Not every social media post, or email message, or advertisement will perform. In fact, marketing campaigns and tactics often fail. So the goal is not necessarily to avoid failure. The goal, instead, is to learn from failures.
To paraphrase a famous line from a nearly 250-year-old Robert Burns’ poem, “The best laid plans of mice and men often go awry.” You might have had the most creative content, the best pictures, maybe you even had some compelling data backing up your strategy, but marketing still fails sometimes.
In this article, I will list common reasons an ecommerce marketing campaign might fail. As you review your own marketing, look for these mistakes, and avoid them.
1. You Expected Too Much
“There is no business function top executives worry about more than marketing,” wrote author and professor Thomas V. Bonoma in a 1989 Harvard Business Review article. “Most of them look at the marketers in their companies as something between vacuum-cleaner salespeople and saviors….Performance is not an absolute thing. The success of a marketing campaign has a lot to do with the top management’s expectations versus results obtained.”
This is, perhaps, true even for small ecommerce businesses wherein the top executive is also the chief marketer. We sometime set up our marketing campaigns to fail. We set expectations that might be unachievable.
Last year, the folks at Shopify published a post about an online business they started. Shopify’s marketing department was able to pick a product, build a site, and generate more than $900 in sales in just three days.
This is a good example of what can be done. But at the same time, do not set your expectations quite this high if you are starting a business. Part of Shopify’s success came from a personal connection that would be hard to reproduce in a typical marketing campaign.
“Fortunately for us, one member on the team had a friend who is a curator at Product Hunt. By reaching out to them, he was able to get Hello Matcha [Shopify’s product] out of moderation and on the site for voting. This proved to be extremely impactful as Product Hunt drove over 900 visitors to Hello Matcha,” Richard Lazazzera wrote in the Shopify article.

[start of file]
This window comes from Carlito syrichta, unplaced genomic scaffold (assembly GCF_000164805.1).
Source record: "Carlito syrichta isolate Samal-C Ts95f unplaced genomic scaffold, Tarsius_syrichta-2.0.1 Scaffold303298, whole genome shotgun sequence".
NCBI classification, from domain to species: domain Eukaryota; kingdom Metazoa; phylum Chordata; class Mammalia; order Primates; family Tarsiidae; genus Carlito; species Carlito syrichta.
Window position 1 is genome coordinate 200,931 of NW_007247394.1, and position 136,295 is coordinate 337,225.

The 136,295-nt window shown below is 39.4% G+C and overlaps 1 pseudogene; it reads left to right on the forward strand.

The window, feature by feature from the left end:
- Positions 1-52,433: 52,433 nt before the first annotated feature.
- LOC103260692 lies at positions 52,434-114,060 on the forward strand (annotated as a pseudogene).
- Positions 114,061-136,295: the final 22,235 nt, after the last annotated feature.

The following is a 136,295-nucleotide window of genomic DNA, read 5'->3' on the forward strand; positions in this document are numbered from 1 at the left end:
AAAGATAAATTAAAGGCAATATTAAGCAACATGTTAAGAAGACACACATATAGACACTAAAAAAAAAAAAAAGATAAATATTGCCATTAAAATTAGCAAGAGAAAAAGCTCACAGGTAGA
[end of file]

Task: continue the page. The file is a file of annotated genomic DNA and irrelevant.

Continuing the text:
For your marketing campaigns, set realistic expectations that match real business goals.
2. You Had the Wrong Product or Offer
Imagine a national, omnichannel retail chain based in Tennessee, where on a typical morning the humidity is above 80 percent. This retailer gets a terrific buy on small, lightweight dehumidifiers. The retailer launches a national email campaign, including sending about 10,000 messages to customers in and around Yuma, Ariz., where, on a typical morning, the humidity might be as low at 20 percent.
This campaign, or at least the portion of it aimed at Yuma, is likely to fail because the retailer is offering a product that doesn’t make sense for the target customers. Folks in Yuma are more likely to buy humidifiers, not dehumidifiers.
You might have similar failures if the offer price is wrong, the season of the year is wrong, or even if the way a product is presented is wrong.
Remember that the advertising, the emails, and the social posts can get a potential customer’s attention. But you must make a compelling offer to close the sale. Folks tend not to buy bikinis in the dead of winter or umbrellas when the sun is shining.
3. You Did Not Reach Your Prospect
If you shout in an empty room, you may make an echo, but you are not communicating.
Sometimes ecommerce marketing campaigns fail because we fail to share them with our customers and prospects. We fail to put the message in front of the right folks. This can happen in a few ways.
- You advertised in the wrong places.
- You picked the wrong keywords.
- You did not run the campaign long enough.
Part of the challenge with marketing is putting the message in front of the audience. Make certain that your campaigns properly target your best potential customers.
4. Your Tactics Did Not Match Your Goals
If you visit the Lane Bryant website, you might encounter a modal popup. Recently, this popup described a 20-percent off a future purchase when you subscribed to Lane Bryant’s email messages.
This tactic, seemingly, will increase the number of email subscribers on Lane Bryant’s list, which is good, if, in fact, that was the goal. Instead, what if Lane Bryant’s marketers had said that the goal for this tactic was to boost sales by, say, 40 percent in the next three days. Would that make sense? Probably not.
The point is that sometimes marketing campaigns fail because we use the wrong tool or tactic for the job.